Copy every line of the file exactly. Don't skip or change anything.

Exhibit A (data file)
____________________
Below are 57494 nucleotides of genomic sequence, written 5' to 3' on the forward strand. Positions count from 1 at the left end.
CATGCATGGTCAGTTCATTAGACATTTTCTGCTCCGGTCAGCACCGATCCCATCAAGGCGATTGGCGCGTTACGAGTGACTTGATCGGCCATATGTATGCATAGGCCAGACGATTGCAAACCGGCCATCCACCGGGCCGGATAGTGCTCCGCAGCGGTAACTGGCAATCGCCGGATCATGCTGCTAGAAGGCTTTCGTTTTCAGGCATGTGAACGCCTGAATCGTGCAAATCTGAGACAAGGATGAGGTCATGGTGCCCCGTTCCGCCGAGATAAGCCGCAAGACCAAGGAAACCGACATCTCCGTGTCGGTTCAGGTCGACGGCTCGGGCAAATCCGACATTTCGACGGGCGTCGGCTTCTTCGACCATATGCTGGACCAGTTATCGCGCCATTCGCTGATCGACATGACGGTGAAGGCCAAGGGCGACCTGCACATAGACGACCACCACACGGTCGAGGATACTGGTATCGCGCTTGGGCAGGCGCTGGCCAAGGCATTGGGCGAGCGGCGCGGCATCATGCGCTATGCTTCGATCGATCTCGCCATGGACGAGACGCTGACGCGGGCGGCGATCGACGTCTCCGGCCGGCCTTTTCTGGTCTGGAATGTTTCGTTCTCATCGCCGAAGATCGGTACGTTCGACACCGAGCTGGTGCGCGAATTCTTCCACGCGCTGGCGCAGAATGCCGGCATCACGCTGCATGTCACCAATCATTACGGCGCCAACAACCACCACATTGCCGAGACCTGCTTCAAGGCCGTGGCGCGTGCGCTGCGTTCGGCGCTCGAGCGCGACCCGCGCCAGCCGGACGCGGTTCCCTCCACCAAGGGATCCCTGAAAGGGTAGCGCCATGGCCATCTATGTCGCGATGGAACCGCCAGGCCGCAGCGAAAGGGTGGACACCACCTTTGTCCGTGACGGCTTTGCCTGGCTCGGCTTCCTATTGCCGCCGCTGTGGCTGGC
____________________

Below are 57494 nucleotides of genomic sequence, written 5' to 3' on the forward strand. Positions count from 1 at the left end.
CATGCATGGTCAGTTCATTAGACATTTTCTGCTCCGGTCAGCACCGATCCCATCAAGGCGATTGGCGCGTTACGAGTGACTTGATCGGCCATATGTATGCATAGGCCAGACGATTGCAAACCGGCCATCCACCGGGCCGGATAGTGCTCCGCAGCGGTAACTGGCAATCGCCGGATCATGCTGCTAGAAGGCTTTCGTTTTCAGGCATGTGAACGCCTGAATCGTGCAAATCTGAGACAAGGATGAGGTCATGGTGCCCCGTTCCGCCGAGATAAGCCGCAAGACCAAGGAAACCGACATCTCCGTGTCGGTTCAGGTCGACGGCTCGGGCAAATCCGACATTTCGACGGGCGTCGGCTTCTTCGACCATATGCTGGACCAGTTATCGCGCCATTCGCTGATCGACATGACGGTGAAGGCCAAGGGCGACCTGCACATAGACGACCACCACACGGTCGAGGATACTGGTATCGCGCTTGGGCAGGCGCTGGCCAAGGCATTGGGCGAGCGGCGCGGCATCATGCGCTATGCTTCGATCGATCTCGCCATGGACGAGACGCTGACGCGGGCGGCGATCGACGTCTCCGGCCGGCCTTTTCTGGTCTGGAATGTTTCGTTCTCATCGCCGAAGATCGGTACGTTCGACACCGAGCTGGTGCGCGAATTCTTCCACGCGCTGGCGCAGAATGCCGGCATCACGCTGCATGTCACCAATCATTACGGCGCCAACAACCACCACATTGCCGAGACCTGCTTCAAGGCCGTGGCGCGTGCGCTGCGTTCGGCGCTCGAGCGCGACCCGCGCCAGCCGGACGCGGTTCCCTCCACCAAGGGATCCCTGAAAGGGTAGCGCCATGGCCATCTATGTCGCGATGGAACCGCCAGGCCGCAGCGAAAGGGTGGACACCACCTTTGTCCGTGACGGCTTTGCCTGGCTCGGCTTCCTATTGCCGCCGCTGTGGCTGGC